GY: HBO's Game of Thrones. I binge-watched the last two seasons of the show while painting a Waiqar core box for a local event, San Japan. The reanimates are covered in ice and snow and are completely rusted. I found a really cool technique from a historical modeler where I actually paint iron oxide onto the model and then rust the paint with an oxidizer.
FFG: What excites you most about attending Worlds?
GY: Seeing the Fantasy Flight Games Center. Being an owner-partner of a FLGS, I’m always curious to see how other stores do things. As a player, I'm mostly excited, but also nervous at meeting other players and seeing how I shake out at the event. This will be my first large-scale competitive event, and while I'm confident with my abilities and list, you can never expect the unexpected. You can only prepare to the best of your abilities.
Watch the World's Best
It's an exciting year for the games and communities on display at this year's World Championships.
The card pool for A Game of Thrones: The Card Game has grown considerably since last year, and players have devised all manner of creative decks. On the other hand, rotation has shrunk the card pool for Android: Netrunner, and in combination with the most recent Most Wanted List's restrictions and removals, it has led to the most hotly anticipated Worlds in years.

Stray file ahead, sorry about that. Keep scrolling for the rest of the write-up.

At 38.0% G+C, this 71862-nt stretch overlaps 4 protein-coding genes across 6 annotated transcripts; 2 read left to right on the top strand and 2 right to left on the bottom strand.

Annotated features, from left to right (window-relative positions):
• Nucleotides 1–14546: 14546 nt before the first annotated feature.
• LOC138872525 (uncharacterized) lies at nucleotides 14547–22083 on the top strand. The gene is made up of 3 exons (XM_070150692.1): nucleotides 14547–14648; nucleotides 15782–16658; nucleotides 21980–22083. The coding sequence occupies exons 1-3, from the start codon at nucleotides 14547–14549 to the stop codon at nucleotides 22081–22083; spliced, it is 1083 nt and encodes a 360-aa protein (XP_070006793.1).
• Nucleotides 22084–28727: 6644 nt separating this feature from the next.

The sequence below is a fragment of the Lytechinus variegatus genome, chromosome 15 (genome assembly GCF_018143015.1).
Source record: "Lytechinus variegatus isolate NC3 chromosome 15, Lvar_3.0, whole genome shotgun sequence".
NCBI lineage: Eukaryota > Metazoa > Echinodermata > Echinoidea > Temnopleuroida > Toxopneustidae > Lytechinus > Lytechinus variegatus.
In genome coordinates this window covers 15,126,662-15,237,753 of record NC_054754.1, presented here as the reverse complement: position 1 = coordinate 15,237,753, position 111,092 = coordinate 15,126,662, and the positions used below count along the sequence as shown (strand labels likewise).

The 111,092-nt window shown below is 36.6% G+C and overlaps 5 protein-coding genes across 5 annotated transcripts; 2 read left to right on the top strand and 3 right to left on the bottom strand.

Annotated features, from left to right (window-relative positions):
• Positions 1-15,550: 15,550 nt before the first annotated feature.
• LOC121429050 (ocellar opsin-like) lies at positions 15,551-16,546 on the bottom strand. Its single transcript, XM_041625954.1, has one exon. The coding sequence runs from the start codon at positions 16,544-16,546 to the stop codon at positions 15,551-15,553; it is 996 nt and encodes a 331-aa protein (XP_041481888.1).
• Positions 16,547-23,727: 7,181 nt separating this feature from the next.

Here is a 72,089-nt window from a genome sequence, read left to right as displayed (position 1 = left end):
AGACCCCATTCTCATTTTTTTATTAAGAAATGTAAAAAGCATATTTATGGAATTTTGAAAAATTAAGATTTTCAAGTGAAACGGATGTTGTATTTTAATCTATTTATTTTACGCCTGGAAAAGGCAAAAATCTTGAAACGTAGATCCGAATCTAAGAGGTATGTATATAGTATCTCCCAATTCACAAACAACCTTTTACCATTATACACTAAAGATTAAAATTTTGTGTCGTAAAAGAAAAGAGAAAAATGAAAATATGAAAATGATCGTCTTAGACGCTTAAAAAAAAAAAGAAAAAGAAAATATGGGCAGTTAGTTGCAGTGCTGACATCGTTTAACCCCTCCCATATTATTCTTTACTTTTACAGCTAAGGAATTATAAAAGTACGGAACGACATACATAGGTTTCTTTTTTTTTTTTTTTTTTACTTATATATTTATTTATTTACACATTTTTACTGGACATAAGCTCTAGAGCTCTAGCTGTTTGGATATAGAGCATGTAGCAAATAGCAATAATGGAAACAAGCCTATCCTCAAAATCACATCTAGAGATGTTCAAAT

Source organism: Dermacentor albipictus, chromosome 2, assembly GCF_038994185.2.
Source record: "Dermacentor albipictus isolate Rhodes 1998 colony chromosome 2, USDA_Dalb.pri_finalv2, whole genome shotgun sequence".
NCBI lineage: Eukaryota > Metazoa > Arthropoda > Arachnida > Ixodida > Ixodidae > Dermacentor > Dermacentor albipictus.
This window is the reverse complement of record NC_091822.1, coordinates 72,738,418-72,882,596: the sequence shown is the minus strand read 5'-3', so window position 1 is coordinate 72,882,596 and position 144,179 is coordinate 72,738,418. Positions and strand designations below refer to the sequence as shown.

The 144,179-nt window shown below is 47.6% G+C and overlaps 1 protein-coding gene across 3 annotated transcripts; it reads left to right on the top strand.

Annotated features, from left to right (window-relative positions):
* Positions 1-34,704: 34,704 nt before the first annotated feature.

This year also marks the first World Championships for Legend of the Five Rings: The Card Game and Runewars Miniatures Game. We look forward to seeing them on our Twitch stream for the first time, we look forward to crowning our first World Champions, and we look forward to seeing how their decisions and designs may influence the games for years to come.
You, too, can join in on the action. You can follow our streaming coverage on Twitch. You can read about this year's story choice and offer the Shogun your counsel via our Twitter poll. You can get an even richer sense of the World Championships experience by following our main FFG Twitter account. And you can dive deeper into the competition with the infographics and updates provided on our Organized Play Facebook and Twitter channels.
In the end, our World Championships are more than competition. They're a celebration of the games and their communities. And we want you to be a part… This weekend, join us in watching the word's best games and gamers!